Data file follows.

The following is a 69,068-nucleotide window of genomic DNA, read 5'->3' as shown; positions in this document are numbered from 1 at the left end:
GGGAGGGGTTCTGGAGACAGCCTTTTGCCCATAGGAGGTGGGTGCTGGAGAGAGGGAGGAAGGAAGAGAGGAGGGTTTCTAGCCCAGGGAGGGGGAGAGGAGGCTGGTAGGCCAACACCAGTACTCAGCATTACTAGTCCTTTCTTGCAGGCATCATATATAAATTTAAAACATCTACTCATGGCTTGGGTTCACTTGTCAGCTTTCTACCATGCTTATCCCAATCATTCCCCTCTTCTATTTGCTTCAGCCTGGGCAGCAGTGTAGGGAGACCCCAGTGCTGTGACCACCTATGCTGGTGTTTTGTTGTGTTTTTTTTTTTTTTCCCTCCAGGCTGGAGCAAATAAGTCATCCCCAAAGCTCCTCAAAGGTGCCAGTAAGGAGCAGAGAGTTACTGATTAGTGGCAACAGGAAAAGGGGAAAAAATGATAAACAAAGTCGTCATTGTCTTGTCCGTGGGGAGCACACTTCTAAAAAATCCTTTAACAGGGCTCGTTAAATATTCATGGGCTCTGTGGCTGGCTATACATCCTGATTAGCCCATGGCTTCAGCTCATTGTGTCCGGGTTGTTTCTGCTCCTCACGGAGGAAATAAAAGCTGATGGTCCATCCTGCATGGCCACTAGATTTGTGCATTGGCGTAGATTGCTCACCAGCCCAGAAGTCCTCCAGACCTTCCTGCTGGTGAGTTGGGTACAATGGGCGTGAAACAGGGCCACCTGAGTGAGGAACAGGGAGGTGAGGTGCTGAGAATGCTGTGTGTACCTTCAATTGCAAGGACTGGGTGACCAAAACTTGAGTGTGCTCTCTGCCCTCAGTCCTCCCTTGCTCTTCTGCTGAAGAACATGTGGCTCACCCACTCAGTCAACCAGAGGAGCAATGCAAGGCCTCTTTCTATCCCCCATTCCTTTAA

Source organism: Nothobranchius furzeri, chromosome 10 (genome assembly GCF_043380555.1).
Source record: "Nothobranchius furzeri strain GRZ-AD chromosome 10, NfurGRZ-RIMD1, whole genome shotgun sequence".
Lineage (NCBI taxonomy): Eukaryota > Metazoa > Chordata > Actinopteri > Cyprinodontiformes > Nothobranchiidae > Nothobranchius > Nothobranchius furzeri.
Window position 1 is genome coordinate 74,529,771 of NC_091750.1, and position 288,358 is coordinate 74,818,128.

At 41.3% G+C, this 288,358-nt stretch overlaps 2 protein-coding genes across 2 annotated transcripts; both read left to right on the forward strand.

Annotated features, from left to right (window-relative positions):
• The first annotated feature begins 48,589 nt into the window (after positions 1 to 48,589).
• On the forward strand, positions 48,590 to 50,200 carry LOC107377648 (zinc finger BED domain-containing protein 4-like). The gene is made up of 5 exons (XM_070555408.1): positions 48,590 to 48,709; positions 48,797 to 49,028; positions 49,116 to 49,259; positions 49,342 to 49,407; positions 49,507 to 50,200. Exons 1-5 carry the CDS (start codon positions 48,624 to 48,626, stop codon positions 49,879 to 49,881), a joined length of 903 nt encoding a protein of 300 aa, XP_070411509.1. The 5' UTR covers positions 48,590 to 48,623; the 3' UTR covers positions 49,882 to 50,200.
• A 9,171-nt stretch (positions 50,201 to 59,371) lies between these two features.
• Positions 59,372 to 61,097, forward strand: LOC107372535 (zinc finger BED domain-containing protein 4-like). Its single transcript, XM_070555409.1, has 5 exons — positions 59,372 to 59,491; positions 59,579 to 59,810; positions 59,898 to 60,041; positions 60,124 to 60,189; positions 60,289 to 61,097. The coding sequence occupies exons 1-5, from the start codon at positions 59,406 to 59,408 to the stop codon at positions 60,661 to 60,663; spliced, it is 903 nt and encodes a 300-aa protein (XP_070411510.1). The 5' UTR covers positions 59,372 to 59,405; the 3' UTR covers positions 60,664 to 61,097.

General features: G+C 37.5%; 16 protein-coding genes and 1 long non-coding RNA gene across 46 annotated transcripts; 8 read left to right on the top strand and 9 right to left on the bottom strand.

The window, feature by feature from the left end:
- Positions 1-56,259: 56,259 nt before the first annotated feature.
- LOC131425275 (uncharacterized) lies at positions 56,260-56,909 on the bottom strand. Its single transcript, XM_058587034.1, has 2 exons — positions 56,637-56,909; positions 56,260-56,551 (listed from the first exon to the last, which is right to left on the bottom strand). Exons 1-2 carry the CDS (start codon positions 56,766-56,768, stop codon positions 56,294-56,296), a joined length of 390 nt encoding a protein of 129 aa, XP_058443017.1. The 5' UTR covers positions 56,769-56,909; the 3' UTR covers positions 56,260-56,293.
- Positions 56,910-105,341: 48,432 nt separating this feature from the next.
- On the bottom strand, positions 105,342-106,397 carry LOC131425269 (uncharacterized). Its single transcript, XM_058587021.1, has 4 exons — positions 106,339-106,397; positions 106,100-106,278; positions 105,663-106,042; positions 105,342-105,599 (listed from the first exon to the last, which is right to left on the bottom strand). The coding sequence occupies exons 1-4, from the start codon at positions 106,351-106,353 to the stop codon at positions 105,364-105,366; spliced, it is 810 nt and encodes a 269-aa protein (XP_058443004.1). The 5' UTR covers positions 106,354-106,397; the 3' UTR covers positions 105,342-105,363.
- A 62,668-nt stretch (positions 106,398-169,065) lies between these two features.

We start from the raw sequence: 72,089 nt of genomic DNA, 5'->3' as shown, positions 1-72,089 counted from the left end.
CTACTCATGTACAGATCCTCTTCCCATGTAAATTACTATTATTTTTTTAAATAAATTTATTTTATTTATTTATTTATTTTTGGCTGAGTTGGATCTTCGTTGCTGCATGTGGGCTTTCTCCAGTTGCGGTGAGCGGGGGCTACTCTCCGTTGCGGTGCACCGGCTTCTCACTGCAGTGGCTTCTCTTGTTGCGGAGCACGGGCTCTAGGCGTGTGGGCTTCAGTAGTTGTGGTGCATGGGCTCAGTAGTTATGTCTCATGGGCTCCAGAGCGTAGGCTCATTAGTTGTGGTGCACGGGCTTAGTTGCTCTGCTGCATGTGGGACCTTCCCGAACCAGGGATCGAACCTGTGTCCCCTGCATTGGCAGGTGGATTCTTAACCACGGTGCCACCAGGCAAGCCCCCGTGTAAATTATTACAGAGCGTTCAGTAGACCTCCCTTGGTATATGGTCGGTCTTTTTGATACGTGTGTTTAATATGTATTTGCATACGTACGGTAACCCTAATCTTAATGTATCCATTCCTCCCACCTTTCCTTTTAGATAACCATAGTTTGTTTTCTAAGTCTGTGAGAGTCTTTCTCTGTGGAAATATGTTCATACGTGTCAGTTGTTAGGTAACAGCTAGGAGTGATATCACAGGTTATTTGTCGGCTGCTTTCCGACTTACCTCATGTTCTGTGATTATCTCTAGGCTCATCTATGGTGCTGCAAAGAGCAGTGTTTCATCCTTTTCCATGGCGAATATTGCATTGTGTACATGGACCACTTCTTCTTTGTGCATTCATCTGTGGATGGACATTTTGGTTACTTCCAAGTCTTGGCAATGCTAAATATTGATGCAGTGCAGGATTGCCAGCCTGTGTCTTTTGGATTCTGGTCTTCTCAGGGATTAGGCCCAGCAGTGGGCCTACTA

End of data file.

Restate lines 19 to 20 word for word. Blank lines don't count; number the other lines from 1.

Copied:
- A 62,668-nt stretch (positions 106,398-169,065) lies between these two features.

We start from the raw sequence: 72,089 nt of genomic DNA, 5'->3' as shown, positions 1-72,089 counted from the left end.